06 Nov New Aerotropolis Dedicated to Business Aviation
Chinese based Superior Group are building is an Aerotropolis. An aerotropolis is an urban plan in which the layout, infrastructure, and economy is centered on an airport, existing as an airport city. It is similar in form and function to a traditional metropolis, which contains a central city core and its commuter-linked suburbs. The term was developed by academic and air commerce expert Dr. John D. Kasarda in 2000, based on his prior research on airport-driven economic development.
The concept of the Aerotropolis is expanding worldwide. Kasarda predicts that in 2030 there will be 13bn passenger journeys a year, compared with 4.9bn in 2010, or that an iPhone 5 is assembled from parts flown in from several countries.As airports grow, argues Kasarda, they become more city-like. The shopping zone of Indianapolis International, he says, “really gives the feeling” of a town square. There are 6,000 weddings a year at Stockholm Arlanda, the Rijksmuseum exhibits art in Amsterdam’s Schiphol, and the London Philharmonic is performing at Heathrow. “If you want to see the future,” he says, “look at the Square” – a sleek, glassy slug in Frankfurt where KPMG has moved some of its operations, on the basis that it is only a few minutes’ walk from workplace to check-in.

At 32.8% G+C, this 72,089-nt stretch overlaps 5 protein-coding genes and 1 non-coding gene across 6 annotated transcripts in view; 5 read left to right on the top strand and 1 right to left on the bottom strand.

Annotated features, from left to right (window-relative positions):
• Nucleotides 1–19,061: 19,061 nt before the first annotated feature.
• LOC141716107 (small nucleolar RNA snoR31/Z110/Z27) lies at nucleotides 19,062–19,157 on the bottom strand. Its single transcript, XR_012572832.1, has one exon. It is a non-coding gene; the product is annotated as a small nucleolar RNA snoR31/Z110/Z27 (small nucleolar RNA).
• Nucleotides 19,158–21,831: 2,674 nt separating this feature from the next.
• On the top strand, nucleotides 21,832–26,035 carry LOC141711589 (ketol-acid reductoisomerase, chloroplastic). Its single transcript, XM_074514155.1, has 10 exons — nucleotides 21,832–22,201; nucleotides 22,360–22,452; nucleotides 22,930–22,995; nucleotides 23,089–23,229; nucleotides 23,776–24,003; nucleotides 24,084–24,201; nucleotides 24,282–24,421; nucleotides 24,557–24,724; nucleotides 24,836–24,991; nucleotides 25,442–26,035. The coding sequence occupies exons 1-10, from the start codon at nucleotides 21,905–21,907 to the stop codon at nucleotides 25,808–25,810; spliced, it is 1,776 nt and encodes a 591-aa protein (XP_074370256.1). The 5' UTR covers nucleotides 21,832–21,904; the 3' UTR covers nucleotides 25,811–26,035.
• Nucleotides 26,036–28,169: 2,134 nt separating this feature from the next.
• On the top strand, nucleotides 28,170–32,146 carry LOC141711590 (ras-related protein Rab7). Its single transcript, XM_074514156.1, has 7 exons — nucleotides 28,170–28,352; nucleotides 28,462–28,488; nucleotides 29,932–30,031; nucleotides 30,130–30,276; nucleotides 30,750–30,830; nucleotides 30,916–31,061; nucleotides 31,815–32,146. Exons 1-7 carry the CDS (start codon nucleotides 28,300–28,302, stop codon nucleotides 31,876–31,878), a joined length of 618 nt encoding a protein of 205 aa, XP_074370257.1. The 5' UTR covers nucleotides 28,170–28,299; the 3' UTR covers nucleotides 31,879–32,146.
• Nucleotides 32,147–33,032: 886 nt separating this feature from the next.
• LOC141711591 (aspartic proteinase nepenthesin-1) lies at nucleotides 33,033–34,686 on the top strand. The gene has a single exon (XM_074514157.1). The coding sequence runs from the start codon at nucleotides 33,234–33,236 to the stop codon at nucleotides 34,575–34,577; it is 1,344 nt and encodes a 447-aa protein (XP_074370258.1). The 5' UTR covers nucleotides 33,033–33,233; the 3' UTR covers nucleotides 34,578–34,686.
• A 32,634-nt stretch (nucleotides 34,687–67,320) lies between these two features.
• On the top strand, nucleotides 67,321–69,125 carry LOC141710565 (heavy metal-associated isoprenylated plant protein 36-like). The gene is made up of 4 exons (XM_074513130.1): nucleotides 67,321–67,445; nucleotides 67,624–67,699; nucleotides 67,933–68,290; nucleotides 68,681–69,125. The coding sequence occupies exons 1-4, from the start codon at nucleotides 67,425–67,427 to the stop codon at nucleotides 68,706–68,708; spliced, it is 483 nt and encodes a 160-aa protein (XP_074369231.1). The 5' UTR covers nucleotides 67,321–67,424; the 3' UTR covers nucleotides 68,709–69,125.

Kasarda’s favourite examples of an aerotropolis are Las Colinas, Texas, which is handily placed for Dallas Fort Worth and “hosts four Global Fortune 500 headquarters”, and New Songdo, a development built (with advice from Kasarda) near Incheon airport in South Korea. Also, Dubai, “an airport with an emirate attached”, and Singapore, whose growth has been assisted by its impressive airport.
He shows a plan of an ideal city, with runways at its dead centre and “aerolanes” connecting such things as “E-fulfilment facilities” and a “medical and wellness cluster”. This city is shown as being built on virgin greensward, a site very unlike London, which already has a large number of buildings and services, and people who might resist relocation. Kasarda calls the existing fabric “sunk cost”, which roughly means “money down the drain”, before acknowledging that they might have some value: “You can’t get rid of it, so you have to leverage it as best you can.”
Aviation Analyst & Managing Partner